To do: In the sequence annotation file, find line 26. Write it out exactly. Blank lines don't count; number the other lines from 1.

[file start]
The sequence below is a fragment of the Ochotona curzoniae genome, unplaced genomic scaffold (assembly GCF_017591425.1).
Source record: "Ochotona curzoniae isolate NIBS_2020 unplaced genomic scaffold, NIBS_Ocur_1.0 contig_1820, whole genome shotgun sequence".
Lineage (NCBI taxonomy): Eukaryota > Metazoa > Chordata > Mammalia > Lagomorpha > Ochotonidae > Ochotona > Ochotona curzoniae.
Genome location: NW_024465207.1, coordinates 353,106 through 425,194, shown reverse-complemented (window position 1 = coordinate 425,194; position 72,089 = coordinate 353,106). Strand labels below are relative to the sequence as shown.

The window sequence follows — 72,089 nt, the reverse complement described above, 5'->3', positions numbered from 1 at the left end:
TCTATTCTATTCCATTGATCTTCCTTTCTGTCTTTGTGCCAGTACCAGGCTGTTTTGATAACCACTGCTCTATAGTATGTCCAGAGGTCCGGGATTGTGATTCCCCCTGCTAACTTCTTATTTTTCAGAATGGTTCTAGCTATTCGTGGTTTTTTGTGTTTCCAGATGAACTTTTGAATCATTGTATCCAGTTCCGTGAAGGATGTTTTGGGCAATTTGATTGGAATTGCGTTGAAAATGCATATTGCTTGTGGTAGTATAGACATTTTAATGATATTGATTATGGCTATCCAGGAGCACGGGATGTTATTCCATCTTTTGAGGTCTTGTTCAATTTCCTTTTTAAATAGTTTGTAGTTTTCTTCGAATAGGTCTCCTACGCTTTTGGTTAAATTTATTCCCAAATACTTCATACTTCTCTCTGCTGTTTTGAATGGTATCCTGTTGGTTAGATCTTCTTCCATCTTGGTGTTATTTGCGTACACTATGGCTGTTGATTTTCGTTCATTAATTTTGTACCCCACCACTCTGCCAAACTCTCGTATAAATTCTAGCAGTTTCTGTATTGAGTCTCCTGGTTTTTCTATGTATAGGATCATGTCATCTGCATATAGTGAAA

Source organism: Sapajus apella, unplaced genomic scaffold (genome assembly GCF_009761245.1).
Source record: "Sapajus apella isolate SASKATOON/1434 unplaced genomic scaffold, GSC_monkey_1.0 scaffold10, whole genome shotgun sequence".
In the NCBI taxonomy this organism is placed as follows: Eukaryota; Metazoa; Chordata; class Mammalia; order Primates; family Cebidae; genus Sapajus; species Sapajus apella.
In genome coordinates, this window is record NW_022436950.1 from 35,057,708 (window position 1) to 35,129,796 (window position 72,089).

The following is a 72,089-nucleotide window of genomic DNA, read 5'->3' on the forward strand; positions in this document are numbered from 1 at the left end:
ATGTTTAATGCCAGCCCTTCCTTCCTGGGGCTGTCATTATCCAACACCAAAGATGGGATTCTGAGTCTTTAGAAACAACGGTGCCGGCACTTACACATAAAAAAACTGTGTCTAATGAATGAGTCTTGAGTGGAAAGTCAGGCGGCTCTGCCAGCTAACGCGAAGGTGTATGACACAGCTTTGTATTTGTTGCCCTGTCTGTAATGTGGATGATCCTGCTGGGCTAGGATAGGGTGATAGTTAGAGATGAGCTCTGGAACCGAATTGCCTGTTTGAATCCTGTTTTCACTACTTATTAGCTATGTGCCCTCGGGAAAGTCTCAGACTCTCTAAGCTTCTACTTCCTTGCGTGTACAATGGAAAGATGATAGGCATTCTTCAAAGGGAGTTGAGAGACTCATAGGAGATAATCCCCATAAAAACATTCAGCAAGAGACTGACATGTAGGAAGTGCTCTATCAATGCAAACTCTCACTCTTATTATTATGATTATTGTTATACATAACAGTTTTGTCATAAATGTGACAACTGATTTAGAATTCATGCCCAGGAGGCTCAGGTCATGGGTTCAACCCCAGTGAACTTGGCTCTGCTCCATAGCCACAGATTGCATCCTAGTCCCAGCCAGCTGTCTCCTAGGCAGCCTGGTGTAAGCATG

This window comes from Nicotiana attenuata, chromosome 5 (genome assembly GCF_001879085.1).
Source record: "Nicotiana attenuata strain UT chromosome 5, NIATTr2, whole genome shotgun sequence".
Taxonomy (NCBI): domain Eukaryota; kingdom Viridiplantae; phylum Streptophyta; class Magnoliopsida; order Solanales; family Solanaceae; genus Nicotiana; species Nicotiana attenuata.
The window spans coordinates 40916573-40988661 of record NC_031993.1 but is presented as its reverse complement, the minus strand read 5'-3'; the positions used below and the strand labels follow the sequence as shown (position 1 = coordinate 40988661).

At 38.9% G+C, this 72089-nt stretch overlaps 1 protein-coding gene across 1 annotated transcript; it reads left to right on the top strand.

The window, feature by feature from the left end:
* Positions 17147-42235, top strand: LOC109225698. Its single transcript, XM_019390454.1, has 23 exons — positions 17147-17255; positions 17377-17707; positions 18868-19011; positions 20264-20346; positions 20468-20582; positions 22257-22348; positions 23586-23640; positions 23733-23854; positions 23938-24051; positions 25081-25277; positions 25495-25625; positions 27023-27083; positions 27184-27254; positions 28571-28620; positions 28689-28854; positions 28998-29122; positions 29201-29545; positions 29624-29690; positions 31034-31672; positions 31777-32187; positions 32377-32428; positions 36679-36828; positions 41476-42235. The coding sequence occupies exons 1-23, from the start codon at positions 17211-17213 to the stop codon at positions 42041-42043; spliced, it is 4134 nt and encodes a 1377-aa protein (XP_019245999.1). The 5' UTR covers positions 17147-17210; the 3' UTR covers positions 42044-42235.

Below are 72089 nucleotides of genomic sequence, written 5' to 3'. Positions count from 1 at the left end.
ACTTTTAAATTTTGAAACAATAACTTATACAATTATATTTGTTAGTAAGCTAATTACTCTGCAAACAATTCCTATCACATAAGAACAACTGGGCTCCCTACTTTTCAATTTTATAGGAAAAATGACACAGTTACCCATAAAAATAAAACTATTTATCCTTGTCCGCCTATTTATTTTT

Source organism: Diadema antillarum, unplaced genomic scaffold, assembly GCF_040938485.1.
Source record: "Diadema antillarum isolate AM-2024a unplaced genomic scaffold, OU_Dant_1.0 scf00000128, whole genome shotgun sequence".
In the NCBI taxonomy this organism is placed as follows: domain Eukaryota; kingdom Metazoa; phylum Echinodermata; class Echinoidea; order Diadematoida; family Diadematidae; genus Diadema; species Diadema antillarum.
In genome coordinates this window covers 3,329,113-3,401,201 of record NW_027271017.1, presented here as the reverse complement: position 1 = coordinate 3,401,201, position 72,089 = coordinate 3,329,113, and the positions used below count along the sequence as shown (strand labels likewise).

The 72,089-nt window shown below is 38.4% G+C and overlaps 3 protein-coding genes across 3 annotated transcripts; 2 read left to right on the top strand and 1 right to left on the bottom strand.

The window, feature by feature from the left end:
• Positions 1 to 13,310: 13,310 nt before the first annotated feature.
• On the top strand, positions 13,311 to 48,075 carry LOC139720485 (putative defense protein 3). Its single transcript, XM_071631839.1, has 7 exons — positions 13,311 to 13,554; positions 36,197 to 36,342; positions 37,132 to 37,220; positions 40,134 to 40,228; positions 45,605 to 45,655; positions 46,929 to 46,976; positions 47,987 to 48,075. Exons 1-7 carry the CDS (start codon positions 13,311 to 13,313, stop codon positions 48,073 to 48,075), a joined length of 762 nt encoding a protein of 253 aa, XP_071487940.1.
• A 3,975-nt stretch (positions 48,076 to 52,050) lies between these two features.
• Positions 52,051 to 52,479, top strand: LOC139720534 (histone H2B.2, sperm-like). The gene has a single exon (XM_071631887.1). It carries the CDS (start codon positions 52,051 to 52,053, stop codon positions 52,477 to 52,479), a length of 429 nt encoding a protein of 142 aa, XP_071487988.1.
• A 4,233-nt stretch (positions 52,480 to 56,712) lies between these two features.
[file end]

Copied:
The 72,089-nt window shown below is 38.4% G+C and overlaps 3 protein-coding genes across 3 annotated transcripts; 2 read left to right on the top strand and 1 right to left on the bottom strand.